Wendyel Borin is a brasilian art concept fashion brand, and it has born with the premises of minimum impact, reconstruction, and upcycling. The first collection called Alma was inspired on the ecofeminism subject and the tailoring male suits, it has involved the concern about social, environmental and equity aspects. With a context that Brasil is an industrial country, which only in 2018 has produced around 9 billion of pieces, with a total of 40 pieces per inhabitant (Modefica report, 2021), it is very urgent to think local and reduce the use of raw resources. Thus, the label products are reconstructed and upcycled by tailoring garments unused, unsold clothing waste, clothing samples, cut-and-sew waste, damaged textiles, and secondhand clothing waste.
Wendyel creates new stories and a new silhouette perspective with disused textiles for contemporary bodies. The brand works on made to measure to reach body inclusivity and to eliminate waste in the production process. The tailoring textiles are used for increasing the durability, also add to the products characteristics of more time for use, repair, and recycling.
Wendyel Borin works with a local workers, individual seamstress, small groups, and local workshops to sewing the garments. Mainly of the collaborators are female, the brand sees this an opportunity to the reach positive changed as equality gender. Other goals guide of UN Sustainable Development for the business practices are responsible consumption and production and climate action.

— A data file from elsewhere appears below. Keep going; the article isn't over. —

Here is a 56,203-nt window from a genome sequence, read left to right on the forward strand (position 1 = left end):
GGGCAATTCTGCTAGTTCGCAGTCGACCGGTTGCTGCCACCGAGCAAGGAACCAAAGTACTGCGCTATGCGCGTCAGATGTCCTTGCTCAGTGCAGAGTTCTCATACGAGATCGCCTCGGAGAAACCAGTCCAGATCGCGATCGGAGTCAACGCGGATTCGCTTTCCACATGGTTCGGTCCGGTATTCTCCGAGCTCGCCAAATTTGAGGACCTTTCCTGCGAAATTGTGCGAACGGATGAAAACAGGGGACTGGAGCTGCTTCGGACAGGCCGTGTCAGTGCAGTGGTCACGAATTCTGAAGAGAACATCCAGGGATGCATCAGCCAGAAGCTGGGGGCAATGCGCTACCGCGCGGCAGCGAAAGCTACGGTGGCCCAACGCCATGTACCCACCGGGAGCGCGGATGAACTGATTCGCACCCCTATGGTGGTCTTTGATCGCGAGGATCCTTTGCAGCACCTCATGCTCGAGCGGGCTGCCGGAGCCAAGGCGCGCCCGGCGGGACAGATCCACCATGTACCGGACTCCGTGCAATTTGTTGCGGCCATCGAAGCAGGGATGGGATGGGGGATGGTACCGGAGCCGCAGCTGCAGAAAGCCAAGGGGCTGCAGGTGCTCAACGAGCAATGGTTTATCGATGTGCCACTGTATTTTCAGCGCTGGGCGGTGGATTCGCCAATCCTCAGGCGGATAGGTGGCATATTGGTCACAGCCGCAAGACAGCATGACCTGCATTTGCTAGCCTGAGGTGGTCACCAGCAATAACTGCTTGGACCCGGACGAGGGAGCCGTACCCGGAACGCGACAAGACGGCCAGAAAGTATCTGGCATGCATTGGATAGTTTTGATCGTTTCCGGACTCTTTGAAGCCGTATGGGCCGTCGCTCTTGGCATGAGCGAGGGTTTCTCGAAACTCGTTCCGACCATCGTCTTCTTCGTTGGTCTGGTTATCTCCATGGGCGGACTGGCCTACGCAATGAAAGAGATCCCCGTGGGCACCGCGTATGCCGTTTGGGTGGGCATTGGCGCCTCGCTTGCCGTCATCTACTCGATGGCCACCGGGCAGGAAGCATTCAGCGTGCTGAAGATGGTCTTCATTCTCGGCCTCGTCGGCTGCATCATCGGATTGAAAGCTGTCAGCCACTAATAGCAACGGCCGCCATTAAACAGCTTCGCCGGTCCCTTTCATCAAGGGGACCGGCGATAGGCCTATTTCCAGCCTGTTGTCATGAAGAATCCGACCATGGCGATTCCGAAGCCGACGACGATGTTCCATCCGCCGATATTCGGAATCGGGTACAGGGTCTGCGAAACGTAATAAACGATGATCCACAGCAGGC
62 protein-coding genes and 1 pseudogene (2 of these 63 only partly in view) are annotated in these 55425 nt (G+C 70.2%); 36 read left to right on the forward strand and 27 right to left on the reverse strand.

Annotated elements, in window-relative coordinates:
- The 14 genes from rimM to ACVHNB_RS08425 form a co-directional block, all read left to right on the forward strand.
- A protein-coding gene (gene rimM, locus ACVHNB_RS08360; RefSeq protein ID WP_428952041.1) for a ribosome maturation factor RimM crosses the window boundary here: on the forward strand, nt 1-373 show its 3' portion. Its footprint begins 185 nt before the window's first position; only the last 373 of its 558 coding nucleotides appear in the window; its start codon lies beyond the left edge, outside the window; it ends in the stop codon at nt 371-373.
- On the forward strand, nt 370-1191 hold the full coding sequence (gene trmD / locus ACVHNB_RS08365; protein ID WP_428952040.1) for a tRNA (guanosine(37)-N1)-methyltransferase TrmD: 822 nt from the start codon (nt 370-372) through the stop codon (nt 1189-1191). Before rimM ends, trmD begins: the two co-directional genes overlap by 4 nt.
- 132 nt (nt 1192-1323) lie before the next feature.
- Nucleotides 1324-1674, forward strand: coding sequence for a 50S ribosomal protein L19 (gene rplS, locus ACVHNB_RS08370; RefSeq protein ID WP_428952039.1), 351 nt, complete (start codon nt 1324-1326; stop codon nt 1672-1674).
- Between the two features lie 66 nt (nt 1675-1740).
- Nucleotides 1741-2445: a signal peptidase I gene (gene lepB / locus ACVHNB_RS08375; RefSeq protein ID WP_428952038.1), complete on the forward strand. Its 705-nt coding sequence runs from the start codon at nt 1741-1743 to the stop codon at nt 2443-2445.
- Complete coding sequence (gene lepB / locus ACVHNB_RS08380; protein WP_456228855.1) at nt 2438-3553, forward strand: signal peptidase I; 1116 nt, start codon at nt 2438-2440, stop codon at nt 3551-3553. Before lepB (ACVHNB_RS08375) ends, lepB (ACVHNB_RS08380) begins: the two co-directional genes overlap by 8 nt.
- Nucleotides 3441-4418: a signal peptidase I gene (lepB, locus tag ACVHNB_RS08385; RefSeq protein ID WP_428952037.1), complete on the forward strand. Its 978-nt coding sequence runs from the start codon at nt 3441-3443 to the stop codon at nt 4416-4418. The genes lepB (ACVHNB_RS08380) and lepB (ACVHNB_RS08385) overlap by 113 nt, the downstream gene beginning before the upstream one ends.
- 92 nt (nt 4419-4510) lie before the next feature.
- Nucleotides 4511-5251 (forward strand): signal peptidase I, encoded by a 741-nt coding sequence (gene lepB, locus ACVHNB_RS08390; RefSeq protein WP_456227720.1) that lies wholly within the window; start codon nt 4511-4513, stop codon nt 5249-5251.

Wendyel Borin is a brasilian textile artist and her works is based on experimental upcycling. Wendyel remember to love reuse since she was a little girl. The passion for fashion seems to have been born in her DNA, although she only had learned to sew at the age of 18. Concerned with natural resources, her creations have always involved new uses of an existing and disused materials.
At the end of her fashion design bachelors’ graduation in 2017, she has launched her reward own clothing line from tailoring upcycling. It all started with disuse and old-fashioned male jackets in her parents’ wardrobe, which then served as the basis for her final course project. As a creator, Wendyel Borin believe “when we make clothes by other clothes, we work like as collage. I particularly like this kind of technique; it inspires me more than create a garment in a raw textile. And the result by the reconstruction and upcycling are fascinating, it gives to us infinite possibilities to create new shapes and cuts. To me, it was always like a manifest the use of the tailoring to provide the deconstruction of the silhouette for different bodies”.